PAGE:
Coffee Roasting Stages

Stage One – green beans are dried by gently vaporizing away free water molecules – while using the water’s conductivity to pass heat throughout the bean. In this stage the beans turn bluish-green to yellow-orange and it is easy to singe their surfaces, which imparts a bitter aftertaste to the coffee. However, too slow of a bake will make the coffee flat and lifeless.

Stage Two – this is where the actual roasting begins about half way through the process. As the beans turn from yellow to light brown, going past 320º F, they begin the lumped capacitance model of cooking from within; escaping steam and carbon dioxide begin building pressure on the beans cell walls. When the bean temperature passes 380º F, the surface becomes increasingly brittle, and begins to expand and crack open along the center line, emitting crackling sounds. This moment is referred to as ‘the first crack’ that announces proudly – I am now roasted. The roast is now at the first of several stations where it can be stopped; it is up to the roaster to decide which one, as the beans cruise at an ever increasing speed from the hues of caramelized brown to carbonized glistening black.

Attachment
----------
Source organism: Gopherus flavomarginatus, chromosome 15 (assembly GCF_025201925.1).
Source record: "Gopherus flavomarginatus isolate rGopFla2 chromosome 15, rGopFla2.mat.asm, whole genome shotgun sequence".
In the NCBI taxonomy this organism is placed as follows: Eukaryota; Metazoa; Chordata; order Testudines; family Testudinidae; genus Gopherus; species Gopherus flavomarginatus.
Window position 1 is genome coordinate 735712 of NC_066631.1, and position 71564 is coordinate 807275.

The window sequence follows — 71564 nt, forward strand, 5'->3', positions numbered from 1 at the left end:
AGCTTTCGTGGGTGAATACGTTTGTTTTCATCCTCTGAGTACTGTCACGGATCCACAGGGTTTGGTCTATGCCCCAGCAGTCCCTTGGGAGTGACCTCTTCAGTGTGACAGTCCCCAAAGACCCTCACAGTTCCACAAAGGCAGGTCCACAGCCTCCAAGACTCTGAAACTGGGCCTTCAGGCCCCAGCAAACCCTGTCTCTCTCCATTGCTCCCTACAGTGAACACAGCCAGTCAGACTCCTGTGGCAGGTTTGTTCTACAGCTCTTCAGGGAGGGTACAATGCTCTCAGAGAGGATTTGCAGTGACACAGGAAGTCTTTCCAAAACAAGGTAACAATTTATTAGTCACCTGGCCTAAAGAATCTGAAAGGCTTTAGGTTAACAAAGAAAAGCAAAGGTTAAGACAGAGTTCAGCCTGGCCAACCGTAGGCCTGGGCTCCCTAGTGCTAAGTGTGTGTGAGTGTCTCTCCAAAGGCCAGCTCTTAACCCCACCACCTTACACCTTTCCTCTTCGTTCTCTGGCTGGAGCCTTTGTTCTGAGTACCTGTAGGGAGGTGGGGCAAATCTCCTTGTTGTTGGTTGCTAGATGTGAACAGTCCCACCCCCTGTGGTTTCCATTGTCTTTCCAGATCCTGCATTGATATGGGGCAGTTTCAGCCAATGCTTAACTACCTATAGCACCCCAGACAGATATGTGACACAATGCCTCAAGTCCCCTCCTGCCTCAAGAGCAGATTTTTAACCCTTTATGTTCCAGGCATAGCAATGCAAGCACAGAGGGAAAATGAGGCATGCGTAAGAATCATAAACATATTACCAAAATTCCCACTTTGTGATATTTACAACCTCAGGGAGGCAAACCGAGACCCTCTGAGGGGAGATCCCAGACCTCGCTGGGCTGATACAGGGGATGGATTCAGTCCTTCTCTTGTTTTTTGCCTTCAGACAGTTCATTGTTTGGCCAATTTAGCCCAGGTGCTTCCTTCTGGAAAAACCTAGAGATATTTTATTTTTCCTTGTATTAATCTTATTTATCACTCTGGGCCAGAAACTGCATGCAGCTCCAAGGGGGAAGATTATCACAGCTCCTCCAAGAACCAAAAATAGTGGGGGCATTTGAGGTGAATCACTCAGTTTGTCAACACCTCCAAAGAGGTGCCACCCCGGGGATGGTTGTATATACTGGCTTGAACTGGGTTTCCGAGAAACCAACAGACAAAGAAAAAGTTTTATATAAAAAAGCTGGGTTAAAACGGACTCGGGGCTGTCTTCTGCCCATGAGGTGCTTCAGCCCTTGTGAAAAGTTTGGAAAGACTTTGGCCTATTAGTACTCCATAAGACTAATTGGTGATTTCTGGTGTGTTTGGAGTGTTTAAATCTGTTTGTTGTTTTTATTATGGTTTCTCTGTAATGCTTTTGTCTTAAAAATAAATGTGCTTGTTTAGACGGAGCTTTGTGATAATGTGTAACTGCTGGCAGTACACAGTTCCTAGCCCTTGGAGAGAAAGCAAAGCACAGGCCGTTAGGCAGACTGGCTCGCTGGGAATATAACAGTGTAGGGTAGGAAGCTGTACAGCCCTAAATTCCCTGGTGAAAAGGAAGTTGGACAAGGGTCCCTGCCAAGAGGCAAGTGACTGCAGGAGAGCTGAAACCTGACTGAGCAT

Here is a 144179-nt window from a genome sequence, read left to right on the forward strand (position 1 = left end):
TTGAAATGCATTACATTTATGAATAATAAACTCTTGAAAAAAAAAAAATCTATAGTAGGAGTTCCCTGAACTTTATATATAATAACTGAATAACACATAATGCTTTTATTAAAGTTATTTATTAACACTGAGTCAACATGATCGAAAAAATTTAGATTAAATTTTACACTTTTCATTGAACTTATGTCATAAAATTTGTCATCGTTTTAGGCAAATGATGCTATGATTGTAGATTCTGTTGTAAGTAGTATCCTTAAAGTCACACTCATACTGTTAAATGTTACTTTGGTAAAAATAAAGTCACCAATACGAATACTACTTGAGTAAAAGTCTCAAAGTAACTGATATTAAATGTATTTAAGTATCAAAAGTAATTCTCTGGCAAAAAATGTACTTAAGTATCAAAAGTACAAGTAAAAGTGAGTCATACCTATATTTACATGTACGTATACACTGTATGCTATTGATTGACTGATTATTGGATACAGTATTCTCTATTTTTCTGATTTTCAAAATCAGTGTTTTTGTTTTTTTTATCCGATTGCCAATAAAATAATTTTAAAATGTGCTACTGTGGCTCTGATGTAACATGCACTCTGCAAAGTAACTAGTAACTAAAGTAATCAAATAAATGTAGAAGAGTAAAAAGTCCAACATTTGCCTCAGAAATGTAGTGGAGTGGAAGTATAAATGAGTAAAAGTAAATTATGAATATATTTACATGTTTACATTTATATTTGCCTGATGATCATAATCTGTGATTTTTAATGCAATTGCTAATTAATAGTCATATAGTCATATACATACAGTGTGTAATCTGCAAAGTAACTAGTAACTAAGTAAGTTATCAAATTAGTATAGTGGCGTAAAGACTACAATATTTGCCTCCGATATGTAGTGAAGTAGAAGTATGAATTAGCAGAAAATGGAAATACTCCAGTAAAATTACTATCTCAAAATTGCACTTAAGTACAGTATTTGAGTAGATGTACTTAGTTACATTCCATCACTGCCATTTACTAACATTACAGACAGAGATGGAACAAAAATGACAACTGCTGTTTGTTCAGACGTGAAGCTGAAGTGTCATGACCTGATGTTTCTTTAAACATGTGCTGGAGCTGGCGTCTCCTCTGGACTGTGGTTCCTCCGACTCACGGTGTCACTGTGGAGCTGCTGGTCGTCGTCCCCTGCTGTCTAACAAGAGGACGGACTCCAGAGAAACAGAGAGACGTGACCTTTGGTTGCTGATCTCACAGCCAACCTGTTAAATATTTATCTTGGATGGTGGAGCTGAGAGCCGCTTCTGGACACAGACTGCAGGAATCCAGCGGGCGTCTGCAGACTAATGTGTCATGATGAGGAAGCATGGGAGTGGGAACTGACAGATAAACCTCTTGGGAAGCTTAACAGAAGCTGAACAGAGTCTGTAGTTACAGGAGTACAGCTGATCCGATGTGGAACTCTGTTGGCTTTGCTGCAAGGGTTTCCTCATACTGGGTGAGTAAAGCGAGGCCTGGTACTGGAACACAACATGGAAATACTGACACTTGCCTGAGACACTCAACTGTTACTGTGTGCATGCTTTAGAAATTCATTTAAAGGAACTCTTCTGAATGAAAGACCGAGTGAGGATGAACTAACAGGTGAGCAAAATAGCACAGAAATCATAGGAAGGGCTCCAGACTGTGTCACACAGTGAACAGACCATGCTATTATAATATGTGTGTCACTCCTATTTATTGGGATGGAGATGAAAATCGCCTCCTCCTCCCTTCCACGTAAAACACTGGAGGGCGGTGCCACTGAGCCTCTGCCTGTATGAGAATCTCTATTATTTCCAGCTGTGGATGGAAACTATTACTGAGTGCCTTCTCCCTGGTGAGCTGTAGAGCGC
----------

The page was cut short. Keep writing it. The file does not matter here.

Stage Three – The final stage is the roast termination. With the bean core temperature at 420º F or higher, it is now critical to stop the beans from over roasting as quickly as possible. The traditional method is to deposit the freshly roasted coffee beans into a perforated tray and stirring them while drawing the cool surrounding air through the beans with a fan below and in many cases the atomization of fine water mist helps to prevent the beans from further increasing in roast color. by cooling them down rapidly and dropping their core temperature faster. This results in a consistently precise roast profile.